The top 25 considerations parents had before having a baby


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Would-be parents now consider their finances to be more important than the state of their relationship when deciding when to have kids, a study has found.

The optimum time for a baby is seen as three-and-a-half years into a relationship, and it should be deliberated on for 10 months before trying, according to the poll of 1,500 adults with kids up to 16.

But with the cost of living soaring, couples now worry more about whether they can afford a baby (39 per cent) than the stability of their relationship (34 per cent) or if they are ready for the responsibility (32 per cent).

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Other considerations include whether the house is big enough, how it might affect their sex life, if other friends had started families and whether the house could be ‘babyproof’.

Some would simply think about whether they were ready to give up nights out and if they could quit smoking.

But 69 per cent feel there is never a ‘right time’ to have a baby. 

It also emerged that while 37 per cent take the woman’s health and lifestyle into consideration, 15 per cent believe the man’s health has little or no impact on proceedings.

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The research was commissioned by vitamin brands Pregnacare Conception and Wellman Conception, which have teamed up with Dr Lauren Rockliffe, a pregnancy health coach and health psychologist to provide tips for couples hoping to improve chances of conception. 

Dr Lauren, from, said: “If you’re trying for a baby, there are various lifestyle factors that can affect fertility for both men and women.

“It’s therefore just as important for men to consider making healthy changes when trying to conceive, as it is for their partner.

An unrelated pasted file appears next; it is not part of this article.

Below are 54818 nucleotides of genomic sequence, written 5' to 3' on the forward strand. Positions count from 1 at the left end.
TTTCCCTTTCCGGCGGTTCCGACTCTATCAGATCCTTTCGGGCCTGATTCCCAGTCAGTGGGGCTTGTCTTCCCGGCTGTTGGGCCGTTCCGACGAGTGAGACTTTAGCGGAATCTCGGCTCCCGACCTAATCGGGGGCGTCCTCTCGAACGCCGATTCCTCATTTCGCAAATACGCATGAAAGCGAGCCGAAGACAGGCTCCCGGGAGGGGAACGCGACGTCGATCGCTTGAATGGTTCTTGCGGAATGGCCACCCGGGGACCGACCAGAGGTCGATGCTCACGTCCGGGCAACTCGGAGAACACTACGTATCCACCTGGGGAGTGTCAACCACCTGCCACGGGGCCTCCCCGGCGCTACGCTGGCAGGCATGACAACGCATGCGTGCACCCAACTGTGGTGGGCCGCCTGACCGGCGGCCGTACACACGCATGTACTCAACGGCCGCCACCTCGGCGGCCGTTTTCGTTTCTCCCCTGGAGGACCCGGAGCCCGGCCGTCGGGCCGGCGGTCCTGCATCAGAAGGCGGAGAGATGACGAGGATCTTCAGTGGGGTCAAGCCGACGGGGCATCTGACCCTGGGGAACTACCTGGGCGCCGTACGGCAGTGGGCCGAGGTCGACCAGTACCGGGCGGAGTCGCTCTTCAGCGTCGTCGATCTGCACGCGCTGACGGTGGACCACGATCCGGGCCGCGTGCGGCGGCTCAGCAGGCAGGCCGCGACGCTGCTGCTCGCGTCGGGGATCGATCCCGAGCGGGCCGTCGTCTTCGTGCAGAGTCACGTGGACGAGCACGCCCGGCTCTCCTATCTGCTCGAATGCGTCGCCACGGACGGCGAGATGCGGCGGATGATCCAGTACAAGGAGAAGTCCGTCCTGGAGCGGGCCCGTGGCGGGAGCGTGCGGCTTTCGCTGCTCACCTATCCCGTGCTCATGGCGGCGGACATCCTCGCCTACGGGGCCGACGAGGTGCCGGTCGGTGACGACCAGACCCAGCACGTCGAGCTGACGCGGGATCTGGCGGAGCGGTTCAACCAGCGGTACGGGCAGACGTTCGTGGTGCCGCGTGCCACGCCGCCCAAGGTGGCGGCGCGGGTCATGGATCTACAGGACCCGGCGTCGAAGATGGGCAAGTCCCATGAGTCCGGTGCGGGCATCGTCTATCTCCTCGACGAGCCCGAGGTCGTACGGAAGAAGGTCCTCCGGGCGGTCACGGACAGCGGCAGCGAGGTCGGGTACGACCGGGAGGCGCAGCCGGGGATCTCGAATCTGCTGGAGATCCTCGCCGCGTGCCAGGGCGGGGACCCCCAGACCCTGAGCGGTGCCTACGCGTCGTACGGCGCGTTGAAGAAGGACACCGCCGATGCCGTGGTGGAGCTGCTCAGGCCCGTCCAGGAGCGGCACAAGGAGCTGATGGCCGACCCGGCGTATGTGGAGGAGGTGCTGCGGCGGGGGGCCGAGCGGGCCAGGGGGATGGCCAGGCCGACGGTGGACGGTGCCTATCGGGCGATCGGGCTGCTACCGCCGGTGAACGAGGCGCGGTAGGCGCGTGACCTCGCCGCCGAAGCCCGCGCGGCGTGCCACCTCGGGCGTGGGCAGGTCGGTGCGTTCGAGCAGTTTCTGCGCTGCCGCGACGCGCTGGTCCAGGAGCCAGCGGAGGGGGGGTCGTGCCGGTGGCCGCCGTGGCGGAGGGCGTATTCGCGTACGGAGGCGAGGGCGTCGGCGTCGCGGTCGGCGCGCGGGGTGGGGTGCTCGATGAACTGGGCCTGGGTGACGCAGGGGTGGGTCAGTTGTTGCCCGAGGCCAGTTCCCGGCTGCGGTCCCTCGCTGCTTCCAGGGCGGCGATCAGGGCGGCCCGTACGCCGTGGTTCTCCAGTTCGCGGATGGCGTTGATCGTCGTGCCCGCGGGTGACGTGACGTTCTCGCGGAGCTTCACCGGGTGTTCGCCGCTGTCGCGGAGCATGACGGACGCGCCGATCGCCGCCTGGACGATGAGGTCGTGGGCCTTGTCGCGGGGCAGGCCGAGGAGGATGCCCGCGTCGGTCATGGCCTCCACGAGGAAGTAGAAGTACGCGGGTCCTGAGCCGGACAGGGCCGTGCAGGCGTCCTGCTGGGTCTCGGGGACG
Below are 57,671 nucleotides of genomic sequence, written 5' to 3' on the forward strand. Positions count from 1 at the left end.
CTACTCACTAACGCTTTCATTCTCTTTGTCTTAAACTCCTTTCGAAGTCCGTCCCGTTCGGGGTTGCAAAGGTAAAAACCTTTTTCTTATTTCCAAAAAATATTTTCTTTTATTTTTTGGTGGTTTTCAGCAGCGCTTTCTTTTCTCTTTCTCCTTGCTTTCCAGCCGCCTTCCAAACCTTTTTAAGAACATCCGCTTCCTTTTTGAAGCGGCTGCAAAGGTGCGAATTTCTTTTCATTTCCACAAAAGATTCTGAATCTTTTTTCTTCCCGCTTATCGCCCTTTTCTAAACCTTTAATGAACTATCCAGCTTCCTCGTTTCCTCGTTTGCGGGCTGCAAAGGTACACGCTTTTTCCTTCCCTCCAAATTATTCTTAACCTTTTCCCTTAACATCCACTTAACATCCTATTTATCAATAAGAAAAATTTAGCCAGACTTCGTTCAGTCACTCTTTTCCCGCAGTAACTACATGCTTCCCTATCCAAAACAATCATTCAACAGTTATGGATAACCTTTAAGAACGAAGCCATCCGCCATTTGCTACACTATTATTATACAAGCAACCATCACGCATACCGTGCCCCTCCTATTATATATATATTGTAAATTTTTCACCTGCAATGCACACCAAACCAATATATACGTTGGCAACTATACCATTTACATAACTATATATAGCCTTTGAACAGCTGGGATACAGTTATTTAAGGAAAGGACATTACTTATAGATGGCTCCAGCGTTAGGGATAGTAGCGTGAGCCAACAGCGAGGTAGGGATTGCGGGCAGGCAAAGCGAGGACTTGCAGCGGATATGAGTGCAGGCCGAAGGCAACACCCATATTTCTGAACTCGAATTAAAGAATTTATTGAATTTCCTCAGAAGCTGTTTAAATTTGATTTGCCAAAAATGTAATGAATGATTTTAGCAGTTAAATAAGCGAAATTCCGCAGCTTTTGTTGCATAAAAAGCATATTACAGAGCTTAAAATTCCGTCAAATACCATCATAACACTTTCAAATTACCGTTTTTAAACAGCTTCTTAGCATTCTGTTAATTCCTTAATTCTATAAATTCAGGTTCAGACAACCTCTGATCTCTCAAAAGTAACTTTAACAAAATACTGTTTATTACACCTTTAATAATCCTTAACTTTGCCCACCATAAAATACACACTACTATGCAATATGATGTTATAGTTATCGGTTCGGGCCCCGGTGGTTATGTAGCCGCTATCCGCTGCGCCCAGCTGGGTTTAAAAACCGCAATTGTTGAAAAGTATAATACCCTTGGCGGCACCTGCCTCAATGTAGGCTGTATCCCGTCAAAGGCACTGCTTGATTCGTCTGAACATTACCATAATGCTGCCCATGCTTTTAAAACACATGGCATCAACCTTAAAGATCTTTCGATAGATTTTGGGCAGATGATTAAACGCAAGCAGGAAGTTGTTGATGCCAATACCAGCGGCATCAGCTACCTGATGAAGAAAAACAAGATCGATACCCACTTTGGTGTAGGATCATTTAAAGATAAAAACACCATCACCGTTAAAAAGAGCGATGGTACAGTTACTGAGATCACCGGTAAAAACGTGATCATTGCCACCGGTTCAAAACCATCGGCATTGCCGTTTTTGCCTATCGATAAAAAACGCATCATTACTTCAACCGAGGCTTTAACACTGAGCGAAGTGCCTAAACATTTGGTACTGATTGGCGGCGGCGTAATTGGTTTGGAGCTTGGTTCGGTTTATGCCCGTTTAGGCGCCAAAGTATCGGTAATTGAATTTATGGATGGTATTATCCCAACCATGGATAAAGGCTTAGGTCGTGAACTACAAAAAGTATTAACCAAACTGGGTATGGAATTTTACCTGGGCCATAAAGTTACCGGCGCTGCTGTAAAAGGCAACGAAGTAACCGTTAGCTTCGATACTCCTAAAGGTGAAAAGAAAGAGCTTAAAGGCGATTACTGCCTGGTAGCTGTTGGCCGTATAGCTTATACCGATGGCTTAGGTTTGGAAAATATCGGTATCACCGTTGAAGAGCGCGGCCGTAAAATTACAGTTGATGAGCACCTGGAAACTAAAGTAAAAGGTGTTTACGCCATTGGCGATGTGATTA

“Making these changes together can help with motivation and make them easier to stick to in the longer-term, which is important, as it can take up to three months for some lifestyle changes to affect sperm quality.”

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The right considerations

The study found 20 per cent fretted about whether they were fit and healthy enough to have a child.

Men were also more worried than women about how secure their job was, before having a child (23 per cent of men vs 15 per cent of women).

But of all those polled, 42 per cent believe it’s simply not possible to ever truly be ready to become a parent.

The minimum age that people believe someone is emotionally and physically mature enough to have a baby was deemed by the results to be exactly 26 years old.

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And on average, respondents had their first child at 27 and three quarters, according to the figures.

More than one in 10 (14 per cent), however, don’t believe they thought about it long enough before taking the plunge.

While 23 per cent don't feel they were as fit and healthy as they could have been, when preparing for child number one.

A spokesperson for Vitabiotics, maker of Pregnacare Conception and Wellman Conception, said: “There’s a lot to think about when bringing a child into the world.